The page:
Muslim men in India are allowed to divorce through "triple talaq" – a custom that involves saying the word talaq three times in succession. The divorce is instant and unilateral.
Given the sensitivity of the subject - the right to practise one's religion vs a woman's human rights as guaranteed under the Indian constitution - the five Supreme Court judges have been chosen carefully. Each one comes from a different faith: a Muslim, Hindu, Christian, Parsi and Sikh.
The hearing began on Thursday in response to several petitions filed by Muslim women challenging the practice. Instead of ruling on each individual petition, the Supreme Court decided to rule on the intrinsic legality of triple talaq.
No one knows how many Muslim men use triple talaq – it is very far from being the norm – but stories have increasingly appeared in recent years of women whose lives have been destroyed by this arbitrary and cruel way of ending a marriage.
The Bharatiya Muslim Mahila Andolan, a Muslim women's rights group which started the campaign to abolish the practice, said in 2015 that more than three quarters of the women who contacted it for help had been divorced in this way.
"It is a totally un-Koranic practice. It is an expression of patriarchy, not religion,'" said Noor Jehan, co-convener of the Andolan. "It is sanctioned not by scripture but by custom, and customs can be reformed."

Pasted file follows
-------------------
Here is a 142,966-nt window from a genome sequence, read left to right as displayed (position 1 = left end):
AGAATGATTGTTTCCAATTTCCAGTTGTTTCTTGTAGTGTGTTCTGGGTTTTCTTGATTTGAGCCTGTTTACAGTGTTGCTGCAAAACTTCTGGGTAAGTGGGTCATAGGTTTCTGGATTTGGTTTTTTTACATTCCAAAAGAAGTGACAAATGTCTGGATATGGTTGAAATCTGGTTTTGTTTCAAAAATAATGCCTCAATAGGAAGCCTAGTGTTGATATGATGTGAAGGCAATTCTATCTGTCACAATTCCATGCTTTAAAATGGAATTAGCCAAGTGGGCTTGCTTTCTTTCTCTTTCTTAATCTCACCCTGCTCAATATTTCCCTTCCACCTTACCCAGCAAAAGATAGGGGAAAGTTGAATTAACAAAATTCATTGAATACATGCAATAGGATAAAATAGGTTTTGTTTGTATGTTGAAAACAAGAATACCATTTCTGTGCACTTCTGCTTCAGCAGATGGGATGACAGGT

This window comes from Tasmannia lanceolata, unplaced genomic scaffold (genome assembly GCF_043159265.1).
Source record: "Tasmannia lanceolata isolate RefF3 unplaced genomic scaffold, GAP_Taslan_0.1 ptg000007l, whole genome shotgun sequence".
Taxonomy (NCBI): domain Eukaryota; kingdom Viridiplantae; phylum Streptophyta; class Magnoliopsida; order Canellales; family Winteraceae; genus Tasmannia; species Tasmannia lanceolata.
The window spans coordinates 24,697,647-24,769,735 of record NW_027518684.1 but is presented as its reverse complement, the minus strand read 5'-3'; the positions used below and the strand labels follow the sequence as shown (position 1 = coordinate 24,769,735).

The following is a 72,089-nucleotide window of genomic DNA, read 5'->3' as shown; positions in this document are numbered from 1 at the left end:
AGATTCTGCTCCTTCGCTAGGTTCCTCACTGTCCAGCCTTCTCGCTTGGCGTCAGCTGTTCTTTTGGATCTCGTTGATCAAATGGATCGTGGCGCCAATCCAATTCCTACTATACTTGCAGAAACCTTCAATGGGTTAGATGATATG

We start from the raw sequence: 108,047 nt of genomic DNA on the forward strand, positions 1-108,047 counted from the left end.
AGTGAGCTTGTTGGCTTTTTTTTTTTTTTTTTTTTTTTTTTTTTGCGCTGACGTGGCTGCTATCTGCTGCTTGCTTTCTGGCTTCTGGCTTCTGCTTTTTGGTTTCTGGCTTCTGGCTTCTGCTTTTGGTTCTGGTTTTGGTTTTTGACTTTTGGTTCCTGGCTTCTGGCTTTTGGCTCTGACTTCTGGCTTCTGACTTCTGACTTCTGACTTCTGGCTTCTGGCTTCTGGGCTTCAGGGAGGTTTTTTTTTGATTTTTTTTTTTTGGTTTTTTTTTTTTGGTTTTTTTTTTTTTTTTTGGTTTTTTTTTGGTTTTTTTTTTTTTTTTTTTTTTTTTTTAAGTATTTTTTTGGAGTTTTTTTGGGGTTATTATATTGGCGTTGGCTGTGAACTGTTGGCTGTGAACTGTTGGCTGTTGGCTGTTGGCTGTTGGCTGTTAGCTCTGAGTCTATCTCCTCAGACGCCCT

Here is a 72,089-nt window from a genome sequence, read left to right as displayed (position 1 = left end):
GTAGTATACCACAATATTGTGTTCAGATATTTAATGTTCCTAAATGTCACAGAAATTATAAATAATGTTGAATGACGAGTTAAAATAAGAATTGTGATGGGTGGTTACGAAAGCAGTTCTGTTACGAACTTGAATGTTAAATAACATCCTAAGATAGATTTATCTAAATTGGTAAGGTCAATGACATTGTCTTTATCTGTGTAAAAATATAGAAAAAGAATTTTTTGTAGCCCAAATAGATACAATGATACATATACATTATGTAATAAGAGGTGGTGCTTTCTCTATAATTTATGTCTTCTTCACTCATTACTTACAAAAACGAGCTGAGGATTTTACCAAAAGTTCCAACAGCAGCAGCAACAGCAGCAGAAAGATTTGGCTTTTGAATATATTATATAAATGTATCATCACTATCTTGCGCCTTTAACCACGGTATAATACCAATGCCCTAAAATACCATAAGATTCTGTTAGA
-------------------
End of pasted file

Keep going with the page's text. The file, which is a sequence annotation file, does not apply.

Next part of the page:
A government committee set up in 2013 to look into women's status published a report in 2015 recommending a ban. It said the custom "makes wives extremely vulnerable and insecure regarding their marital status".
By March, more than a million Muslims from across India had signed a petition supporting a ban.
But an influential organisation, the All India Muslim Personal Law Board, opposes the abolition of the instant divorce. In its petition to the Supreme Court, the Board argues that if Muslim men are denied triple talaq, they might murder their wives to get rid of them.
Implying that triple talaq was good for women, the Board said that if a man had to face the hassle of time-consuming and expensive legal proceedings to divorce his wife, "he may resort to illegal, criminal ways of murdering or burning her alive".
However, as the debate has intensified, some Muslim religious figures have come out in support of a ban, saying triple talaq is an aberration and it is time for the Muslim community itself to start reform by issuing divorce guidelines that protect women's rights.